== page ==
HANG TIME NEW JERSEY — The question on everyone’s mind these days is whether there will be a new pope before the Miami Heat lose a game.
OK, here’s a more pertinent question: Are the Heat a better team than they were last season?
The answer is yes, but it comes with a small asterisk.
After Tuesday’s win over the Hawks, the Heat are 48-14, on pace for 63 wins and the best winning percentage in franchise history. They’ve outscored their opponents by 9.4 points per 100 possessions, about 2.2 points better than they were last season. The 2011-12 champs never won 19 straight games, either. Their longest winning streak was just nine games.
A look at pace-adjusted numbers shows the ups and downs of the Heat’s three seasons with LeBron James.
Heat pace and efficiency, last three seasons
Pace = Possessions per 48 minutes
OffRtg = Points scored per 100 possessions
DefRtg = Points allowed per 100 possessions
NetRtg = Point differential per 100 possessions
The Heat have made a big jump offensively. In fact, though they ranked sixth on that end last season, they’re the second-most improved offensive team in the league, with the Knicks having made a slightly bigger jump.
Miami and Oklahoma City have been taking turns at the top of the offensive rankings for the last few weeks now. While the Thunder do more damage from the free throw line, the Heat shoot better from the field.
Better shooting counts for most of the Heat’s offensive improvement, but a decrease in turnovers has also been key…
Heat offense, last two seasons
OREB% = Percentage of available offensive rebounds obtained
TmTOV% = Turnovers per 100 possessions
FTA Rate = FTA/FGA
James’ turnovers are down, but not as much as those from Mario Chalmers, who went from turning the ball over 15.7 times per 100 possessions last season to just 12.2 this season.
The Heat’s shooting improvement has as much to do with the shots they’re taking as it does about how well they’re shooting them. Now, they’re shooting better this season from every area on the floor, but they’re also taking more of the most efficient shots.
The best shots are those from the restricted area (worth 1.18 points per attempt across the league) and those from the corners (worth 1.17). The Heat have taken 44.1 percent of their shots from those two areas (sixth highest mark in the league), up from 41.2 percent last season. James, in particular, has done a nice job of reducing his mid-range shots.
That’s a big reason why James is having the best shooting season of his career. Of course, Chris Bosh has taken more mid-range shots this season, and he’s also having the best shooting season of his career. Dwyane Wade is too.
The one small asterisk mentioned earlier comes on the other end of the floor. Only six teams have regressed more defensively than the Heat, who are allowing 3.8 more points per 100 possessions than they did last season.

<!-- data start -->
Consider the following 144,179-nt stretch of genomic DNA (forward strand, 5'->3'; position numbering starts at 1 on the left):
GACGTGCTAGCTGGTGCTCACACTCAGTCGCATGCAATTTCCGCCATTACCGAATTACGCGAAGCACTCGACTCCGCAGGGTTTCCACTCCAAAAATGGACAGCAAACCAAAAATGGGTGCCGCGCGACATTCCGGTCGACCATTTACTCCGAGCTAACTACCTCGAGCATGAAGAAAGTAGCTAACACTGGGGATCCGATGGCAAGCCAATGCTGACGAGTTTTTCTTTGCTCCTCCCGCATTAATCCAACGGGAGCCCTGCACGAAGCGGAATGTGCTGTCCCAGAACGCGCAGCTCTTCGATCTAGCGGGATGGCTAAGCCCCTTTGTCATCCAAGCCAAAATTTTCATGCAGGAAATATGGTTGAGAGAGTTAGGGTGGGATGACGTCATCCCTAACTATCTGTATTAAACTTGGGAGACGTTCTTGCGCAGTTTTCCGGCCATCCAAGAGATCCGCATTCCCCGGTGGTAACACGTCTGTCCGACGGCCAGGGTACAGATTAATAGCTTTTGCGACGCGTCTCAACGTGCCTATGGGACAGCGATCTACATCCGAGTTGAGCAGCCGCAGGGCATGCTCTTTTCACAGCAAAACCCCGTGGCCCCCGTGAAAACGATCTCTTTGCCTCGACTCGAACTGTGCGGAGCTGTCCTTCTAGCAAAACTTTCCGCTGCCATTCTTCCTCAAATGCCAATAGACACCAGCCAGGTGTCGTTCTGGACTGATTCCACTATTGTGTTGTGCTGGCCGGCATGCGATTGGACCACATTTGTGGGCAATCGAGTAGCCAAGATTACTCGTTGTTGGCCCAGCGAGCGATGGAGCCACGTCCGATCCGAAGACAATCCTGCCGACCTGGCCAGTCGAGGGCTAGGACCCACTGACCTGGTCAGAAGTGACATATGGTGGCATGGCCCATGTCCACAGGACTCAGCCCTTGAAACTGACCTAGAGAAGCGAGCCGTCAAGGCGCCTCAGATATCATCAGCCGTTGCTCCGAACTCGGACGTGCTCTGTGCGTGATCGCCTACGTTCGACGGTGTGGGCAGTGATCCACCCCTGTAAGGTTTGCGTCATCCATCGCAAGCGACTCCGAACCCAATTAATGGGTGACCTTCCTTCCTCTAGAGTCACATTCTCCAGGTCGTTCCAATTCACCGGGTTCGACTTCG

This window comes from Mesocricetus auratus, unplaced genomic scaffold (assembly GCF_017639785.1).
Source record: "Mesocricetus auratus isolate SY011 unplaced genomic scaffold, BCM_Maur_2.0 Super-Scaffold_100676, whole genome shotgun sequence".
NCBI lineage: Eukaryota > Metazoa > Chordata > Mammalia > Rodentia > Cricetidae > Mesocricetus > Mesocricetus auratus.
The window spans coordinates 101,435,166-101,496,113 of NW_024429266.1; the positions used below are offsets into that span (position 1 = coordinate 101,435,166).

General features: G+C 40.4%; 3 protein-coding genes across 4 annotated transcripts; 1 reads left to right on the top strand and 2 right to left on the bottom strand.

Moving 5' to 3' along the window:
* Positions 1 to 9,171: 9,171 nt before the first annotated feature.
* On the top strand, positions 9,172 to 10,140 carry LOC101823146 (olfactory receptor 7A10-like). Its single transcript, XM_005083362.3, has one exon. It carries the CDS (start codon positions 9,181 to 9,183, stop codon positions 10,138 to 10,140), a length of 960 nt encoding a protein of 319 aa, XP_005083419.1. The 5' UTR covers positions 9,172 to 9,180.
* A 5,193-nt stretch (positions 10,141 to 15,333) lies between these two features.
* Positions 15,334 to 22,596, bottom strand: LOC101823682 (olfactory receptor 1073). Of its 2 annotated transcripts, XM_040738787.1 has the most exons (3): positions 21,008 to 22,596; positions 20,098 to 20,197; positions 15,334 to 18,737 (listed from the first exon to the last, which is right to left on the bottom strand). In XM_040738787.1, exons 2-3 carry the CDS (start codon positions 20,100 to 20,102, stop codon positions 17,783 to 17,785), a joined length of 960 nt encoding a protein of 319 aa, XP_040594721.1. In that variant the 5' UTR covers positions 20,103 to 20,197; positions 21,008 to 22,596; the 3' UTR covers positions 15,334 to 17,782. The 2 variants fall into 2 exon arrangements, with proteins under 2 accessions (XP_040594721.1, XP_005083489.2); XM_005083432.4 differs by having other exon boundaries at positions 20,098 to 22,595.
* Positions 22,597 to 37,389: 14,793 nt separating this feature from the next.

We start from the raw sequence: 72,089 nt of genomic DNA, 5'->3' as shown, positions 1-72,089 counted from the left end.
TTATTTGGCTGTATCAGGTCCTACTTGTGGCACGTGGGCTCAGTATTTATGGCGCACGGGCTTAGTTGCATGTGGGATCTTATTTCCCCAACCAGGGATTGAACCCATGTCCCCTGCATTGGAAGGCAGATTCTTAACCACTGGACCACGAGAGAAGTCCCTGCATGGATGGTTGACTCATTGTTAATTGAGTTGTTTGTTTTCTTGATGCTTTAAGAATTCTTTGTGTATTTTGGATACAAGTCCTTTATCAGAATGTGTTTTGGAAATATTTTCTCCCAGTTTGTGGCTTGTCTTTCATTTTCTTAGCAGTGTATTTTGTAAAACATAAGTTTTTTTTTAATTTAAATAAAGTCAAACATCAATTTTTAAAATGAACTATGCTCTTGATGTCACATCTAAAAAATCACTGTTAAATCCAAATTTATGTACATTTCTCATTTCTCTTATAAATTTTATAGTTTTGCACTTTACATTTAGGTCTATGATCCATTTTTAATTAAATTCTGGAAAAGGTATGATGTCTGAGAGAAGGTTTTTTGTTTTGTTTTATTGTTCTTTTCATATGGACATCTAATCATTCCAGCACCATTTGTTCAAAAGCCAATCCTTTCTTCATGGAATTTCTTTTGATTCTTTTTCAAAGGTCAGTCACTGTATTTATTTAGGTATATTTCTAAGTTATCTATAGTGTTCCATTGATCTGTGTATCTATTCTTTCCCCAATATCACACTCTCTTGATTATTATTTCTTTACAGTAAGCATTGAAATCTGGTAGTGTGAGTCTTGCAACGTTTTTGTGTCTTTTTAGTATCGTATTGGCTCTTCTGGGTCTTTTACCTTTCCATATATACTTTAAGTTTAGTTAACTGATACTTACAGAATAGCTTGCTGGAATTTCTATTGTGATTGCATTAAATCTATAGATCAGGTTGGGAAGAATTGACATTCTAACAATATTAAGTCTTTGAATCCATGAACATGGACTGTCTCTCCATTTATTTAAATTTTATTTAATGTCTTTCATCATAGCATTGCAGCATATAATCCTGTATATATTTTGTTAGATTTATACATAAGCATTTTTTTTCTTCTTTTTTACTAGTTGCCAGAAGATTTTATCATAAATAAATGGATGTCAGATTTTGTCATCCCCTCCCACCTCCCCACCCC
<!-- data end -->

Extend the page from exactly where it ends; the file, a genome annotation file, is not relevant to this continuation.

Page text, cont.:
There’s been some improvement over the course of the season and some great defensive games at times, but there’s never been a significant stretch of games where the Miami defense has just shut everyone down. Even over the course of their 19-game winning streak, the Heat have been just the sixth-best defensive team in the league, having to rely on offense to get a handful of those wins (including a few over bad teams).
Part of the regression has been defending the paint. But they’re also not rebounding as well as they did last season, an aspect of their defense that may be harder to improve if they plan on flipping the switch come playoff time.
Now, we’re picking nits here. The Heat are finally dominating the competition like we asked them to do a month and a half ago (just before the streak started) and we’re still hung up on their defense. But they’re simply not as good defensively as they were last season, or as good as any of the five NBA champions before that.
2012-13 Heat vs. last 10 NBA champions
|Season||Team||OffRtg Diff.||Rank||DefRtg Diff.||Rank||NetRtg||Rank|
OffRtg Diff. = Points scored per 100 possessions vs. league average that season
DefRtg Diff. = Points allowed per 100 possessions vs. league average that season
Do the Heat need to be better defensively? Maybe not. Comparing offensive efficiency vs. the league average, they’re the ninth-best offensive team of the last 36 seasons (since the league started counting turnovers in 1977), and their NetRtg of +9.4 points per 100 possessions would also rank in the top 10.
So we’ll just have to wait and see — probably until mid-June when they finally face a similarly dominant team — if this new formula works just as well for the Heat as the last one did. Or maybe they’ll just flip the switch on April 20 and start defending as well as they did last season.